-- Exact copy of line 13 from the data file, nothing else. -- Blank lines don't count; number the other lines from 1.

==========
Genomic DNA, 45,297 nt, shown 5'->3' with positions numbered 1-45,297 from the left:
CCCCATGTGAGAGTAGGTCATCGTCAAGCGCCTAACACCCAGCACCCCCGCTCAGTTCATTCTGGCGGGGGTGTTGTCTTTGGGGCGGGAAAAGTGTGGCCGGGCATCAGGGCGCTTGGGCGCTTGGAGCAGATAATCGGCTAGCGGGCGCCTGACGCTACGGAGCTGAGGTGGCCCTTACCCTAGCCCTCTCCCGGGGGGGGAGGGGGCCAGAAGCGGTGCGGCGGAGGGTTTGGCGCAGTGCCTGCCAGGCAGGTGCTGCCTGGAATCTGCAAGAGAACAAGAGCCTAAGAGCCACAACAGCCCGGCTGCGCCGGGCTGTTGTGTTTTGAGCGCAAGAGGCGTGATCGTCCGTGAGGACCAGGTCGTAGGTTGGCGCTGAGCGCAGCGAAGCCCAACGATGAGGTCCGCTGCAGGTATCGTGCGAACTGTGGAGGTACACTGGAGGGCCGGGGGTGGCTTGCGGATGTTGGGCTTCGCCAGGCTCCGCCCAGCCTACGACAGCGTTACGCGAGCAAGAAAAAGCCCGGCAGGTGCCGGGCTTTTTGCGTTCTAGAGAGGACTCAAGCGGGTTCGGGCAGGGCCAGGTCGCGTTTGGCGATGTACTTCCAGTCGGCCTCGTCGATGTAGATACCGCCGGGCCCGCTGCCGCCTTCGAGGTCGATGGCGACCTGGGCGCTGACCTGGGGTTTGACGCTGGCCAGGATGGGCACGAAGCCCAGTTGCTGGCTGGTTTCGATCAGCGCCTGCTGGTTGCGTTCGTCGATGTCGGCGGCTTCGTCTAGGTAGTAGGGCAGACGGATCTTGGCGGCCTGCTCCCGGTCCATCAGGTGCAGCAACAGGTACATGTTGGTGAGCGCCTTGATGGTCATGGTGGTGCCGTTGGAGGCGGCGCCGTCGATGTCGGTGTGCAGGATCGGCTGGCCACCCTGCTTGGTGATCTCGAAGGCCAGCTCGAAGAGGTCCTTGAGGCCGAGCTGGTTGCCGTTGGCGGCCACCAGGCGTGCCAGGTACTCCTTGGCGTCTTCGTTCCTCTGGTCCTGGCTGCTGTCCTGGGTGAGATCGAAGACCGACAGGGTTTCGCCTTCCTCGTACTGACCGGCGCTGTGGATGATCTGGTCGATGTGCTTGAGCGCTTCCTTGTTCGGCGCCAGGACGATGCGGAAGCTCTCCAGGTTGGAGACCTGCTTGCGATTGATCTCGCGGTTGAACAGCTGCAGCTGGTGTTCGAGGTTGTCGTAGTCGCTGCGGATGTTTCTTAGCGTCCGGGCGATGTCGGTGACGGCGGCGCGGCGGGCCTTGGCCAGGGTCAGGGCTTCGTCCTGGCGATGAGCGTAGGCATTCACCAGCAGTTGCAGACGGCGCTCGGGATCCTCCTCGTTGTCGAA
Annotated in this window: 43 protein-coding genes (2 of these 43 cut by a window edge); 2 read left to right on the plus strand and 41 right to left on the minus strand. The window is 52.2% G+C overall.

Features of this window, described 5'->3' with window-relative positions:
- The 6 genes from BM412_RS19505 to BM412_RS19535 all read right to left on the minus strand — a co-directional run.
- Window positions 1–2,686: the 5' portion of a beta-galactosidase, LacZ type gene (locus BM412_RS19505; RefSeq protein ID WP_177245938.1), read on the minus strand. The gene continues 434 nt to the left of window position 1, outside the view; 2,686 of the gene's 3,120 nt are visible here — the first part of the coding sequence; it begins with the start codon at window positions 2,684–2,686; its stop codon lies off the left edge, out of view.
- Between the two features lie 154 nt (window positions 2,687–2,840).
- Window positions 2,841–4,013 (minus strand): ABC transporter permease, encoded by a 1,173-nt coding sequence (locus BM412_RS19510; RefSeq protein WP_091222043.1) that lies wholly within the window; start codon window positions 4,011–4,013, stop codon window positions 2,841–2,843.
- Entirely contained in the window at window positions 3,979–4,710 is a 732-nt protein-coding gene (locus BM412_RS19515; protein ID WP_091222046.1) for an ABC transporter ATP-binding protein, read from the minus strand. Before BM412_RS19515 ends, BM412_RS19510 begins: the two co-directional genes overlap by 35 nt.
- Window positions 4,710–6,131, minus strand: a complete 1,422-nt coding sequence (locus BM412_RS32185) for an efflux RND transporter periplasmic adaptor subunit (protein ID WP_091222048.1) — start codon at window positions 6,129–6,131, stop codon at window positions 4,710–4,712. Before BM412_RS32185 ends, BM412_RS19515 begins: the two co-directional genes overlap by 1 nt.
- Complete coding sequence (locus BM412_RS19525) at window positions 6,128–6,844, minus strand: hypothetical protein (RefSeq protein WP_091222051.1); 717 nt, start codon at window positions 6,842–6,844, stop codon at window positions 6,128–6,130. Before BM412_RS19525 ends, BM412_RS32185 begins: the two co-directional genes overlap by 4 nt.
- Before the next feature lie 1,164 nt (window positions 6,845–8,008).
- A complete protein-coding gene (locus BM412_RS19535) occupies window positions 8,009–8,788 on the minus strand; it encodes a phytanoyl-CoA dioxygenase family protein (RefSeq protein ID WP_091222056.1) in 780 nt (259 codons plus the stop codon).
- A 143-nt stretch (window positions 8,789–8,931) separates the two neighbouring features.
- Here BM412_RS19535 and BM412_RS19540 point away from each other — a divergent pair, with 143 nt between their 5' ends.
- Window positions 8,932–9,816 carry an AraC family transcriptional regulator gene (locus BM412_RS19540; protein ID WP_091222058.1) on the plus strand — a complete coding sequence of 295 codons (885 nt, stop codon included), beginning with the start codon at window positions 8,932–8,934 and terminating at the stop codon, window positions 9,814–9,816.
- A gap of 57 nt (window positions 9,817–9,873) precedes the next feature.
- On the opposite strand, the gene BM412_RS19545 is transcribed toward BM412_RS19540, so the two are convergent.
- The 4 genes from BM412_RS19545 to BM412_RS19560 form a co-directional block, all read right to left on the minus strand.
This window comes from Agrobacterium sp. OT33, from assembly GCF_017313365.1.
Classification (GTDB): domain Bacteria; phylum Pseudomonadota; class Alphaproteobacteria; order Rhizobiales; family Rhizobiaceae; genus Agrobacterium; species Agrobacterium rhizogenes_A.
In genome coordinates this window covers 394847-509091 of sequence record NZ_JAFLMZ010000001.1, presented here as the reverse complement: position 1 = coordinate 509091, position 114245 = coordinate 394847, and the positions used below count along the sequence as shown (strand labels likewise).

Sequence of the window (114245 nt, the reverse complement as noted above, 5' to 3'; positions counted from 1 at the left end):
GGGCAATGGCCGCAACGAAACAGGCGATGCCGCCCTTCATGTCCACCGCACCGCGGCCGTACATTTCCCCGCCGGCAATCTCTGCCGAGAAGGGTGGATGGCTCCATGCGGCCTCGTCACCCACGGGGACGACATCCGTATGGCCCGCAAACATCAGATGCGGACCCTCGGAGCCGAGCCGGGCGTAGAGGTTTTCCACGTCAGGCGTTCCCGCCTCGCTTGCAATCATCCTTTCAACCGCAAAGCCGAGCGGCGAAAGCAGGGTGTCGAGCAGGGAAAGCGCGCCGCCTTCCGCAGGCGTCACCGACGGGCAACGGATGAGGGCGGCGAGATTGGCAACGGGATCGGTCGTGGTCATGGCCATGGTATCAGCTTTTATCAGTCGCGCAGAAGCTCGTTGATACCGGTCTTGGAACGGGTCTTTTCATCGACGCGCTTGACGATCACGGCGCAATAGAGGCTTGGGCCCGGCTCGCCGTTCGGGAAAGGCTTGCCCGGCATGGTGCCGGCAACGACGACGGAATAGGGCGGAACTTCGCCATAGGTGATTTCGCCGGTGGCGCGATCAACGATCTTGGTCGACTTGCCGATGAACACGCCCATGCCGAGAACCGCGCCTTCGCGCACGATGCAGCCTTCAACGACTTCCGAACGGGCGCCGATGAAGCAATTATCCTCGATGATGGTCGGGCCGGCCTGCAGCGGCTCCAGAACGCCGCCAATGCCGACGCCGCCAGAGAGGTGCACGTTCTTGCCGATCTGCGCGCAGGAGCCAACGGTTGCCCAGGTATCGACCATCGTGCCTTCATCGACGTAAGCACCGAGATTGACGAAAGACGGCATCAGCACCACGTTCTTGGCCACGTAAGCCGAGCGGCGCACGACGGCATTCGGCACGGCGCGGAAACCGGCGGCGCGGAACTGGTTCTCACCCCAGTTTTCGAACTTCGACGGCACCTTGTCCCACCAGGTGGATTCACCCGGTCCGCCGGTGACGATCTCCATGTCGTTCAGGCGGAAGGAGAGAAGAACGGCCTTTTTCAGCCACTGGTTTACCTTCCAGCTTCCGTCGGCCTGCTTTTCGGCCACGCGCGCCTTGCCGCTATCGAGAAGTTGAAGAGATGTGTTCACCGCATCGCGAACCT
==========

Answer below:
- A complete protein-coding gene (locus BM412_RS19535) occupies window positions 8,009–8,788 on the minus strand; it encodes a phytanoyl-CoA dioxygenase family protein (RefSeq protein ID WP_091222056.1) in 780 nt (259 codons plus the stop codon).